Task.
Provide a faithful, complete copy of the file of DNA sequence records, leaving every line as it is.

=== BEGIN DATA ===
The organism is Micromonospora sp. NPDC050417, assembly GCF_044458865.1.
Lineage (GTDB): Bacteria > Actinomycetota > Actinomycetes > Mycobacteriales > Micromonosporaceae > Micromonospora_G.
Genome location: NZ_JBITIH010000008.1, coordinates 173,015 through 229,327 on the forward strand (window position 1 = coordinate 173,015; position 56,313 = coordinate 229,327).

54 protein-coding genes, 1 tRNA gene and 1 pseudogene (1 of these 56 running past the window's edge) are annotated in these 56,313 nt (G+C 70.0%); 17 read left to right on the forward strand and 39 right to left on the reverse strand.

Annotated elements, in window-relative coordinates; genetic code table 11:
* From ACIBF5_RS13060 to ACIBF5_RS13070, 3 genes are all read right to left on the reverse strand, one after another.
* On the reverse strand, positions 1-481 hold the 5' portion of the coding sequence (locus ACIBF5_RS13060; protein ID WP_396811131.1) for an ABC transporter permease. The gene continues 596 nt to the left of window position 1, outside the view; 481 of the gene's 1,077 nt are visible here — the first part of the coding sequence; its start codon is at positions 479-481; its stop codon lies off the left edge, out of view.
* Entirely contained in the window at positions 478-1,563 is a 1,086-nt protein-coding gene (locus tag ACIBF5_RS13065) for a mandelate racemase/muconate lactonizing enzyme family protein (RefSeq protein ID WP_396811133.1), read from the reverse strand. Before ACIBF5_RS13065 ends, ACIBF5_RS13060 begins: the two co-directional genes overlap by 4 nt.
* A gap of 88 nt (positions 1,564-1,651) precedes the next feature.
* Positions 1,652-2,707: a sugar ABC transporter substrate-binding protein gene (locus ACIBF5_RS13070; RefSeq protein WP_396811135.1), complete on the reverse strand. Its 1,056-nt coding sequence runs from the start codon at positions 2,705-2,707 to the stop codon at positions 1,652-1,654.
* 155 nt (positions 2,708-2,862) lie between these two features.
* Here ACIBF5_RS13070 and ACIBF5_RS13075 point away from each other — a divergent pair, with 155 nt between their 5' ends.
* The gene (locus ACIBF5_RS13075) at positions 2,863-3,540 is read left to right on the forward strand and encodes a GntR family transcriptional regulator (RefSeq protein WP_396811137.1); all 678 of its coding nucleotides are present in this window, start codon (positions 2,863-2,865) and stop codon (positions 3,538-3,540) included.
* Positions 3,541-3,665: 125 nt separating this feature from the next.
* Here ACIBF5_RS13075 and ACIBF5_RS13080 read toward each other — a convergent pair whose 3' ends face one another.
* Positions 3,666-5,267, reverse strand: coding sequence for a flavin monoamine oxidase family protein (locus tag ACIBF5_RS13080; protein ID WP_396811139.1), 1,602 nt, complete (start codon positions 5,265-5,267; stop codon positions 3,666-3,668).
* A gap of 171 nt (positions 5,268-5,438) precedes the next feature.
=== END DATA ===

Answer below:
The organism is Micromonospora sp. NPDC050417, assembly GCF_044458865.1.
Lineage (GTDB): Bacteria > Actinomycetota > Actinomycetes > Mycobacteriales > Micromonosporaceae > Micromonospora_G.
Genome location: NZ_JBITIH010000008.1, coordinates 173,015 through 229,327 on the forward strand (window position 1 = coordinate 173,015; position 56,313 = coordinate 229,327).

54 protein-coding genes, 1 tRNA gene and 1 pseudogene (1 of these 56 running past the window's edge) are annotated in these 56,313 nt (G+C 70.0%); 17 read left to right on the forward strand and 39 right to left on the reverse strand.

Annotated elements, in window-relative coordinates; genetic code table 11:
* From ACIBF5_RS13060 to ACIBF5_RS13070, 3 genes are all read right to left on the reverse strand, one after another.
* On the reverse strand, positions 1-481 hold the 5' portion of the coding sequence (locus ACIBF5_RS13060; protein ID WP_396811131.1) for an ABC transporter permease. The gene continues 596 nt to the left of window position 1, outside the view; 481 of the gene's 1,077 nt are visible here — the first part of the coding sequence; its start codon is at positions 479-481; its stop codon lies off the left edge, out of view.
* Entirely contained in the window at positions 478-1,563 is a 1,086-nt protein-coding gene (locus tag ACIBF5_RS13065) for a mandelate racemase/muconate lactonizing enzyme family protein (RefSeq protein ID WP_396811133.1), read from the reverse strand. Before ACIBF5_RS13065 ends, ACIBF5_RS13060 begins: the two co-directional genes overlap by 4 nt.
* A gap of 88 nt (positions 1,564-1,651) precedes the next feature.
* Positions 1,652-2,707: a sugar ABC transporter substrate-binding protein gene (locus ACIBF5_RS13070; RefSeq protein WP_396811135.1), complete on the reverse strand. Its 1,056-nt coding sequence runs from the start codon at positions 2,705-2,707 to the stop codon at positions 1,652-1,654.
* 155 nt (positions 2,708-2,862) lie between these two features.
* Here ACIBF5_RS13070 and ACIBF5_RS13075 point away from each other — a divergent pair, with 155 nt between their 5' ends.
* The gene (locus ACIBF5_RS13075) at positions 2,863-3,540 is read left to right on the forward strand and encodes a GntR family transcriptional regulator (RefSeq protein WP_396811137.1); all 678 of its coding nucleotides are present in this window, start codon (positions 2,863-2,865) and stop codon (positions 3,538-3,540) included.
* Positions 3,541-3,665: 125 nt separating this feature from the next.
* Here ACIBF5_RS13075 and ACIBF5_RS13080 read toward each other — a convergent pair whose 3' ends face one another.
* Positions 3,666-5,267, reverse strand: coding sequence for a flavin monoamine oxidase family protein (locus tag ACIBF5_RS13080; protein ID WP_396811139.1), 1,602 nt, complete (start codon positions 5,265-5,267; stop codon positions 3,666-3,668).
* A gap of 171 nt (positions 5,268-5,438) precedes the next feature.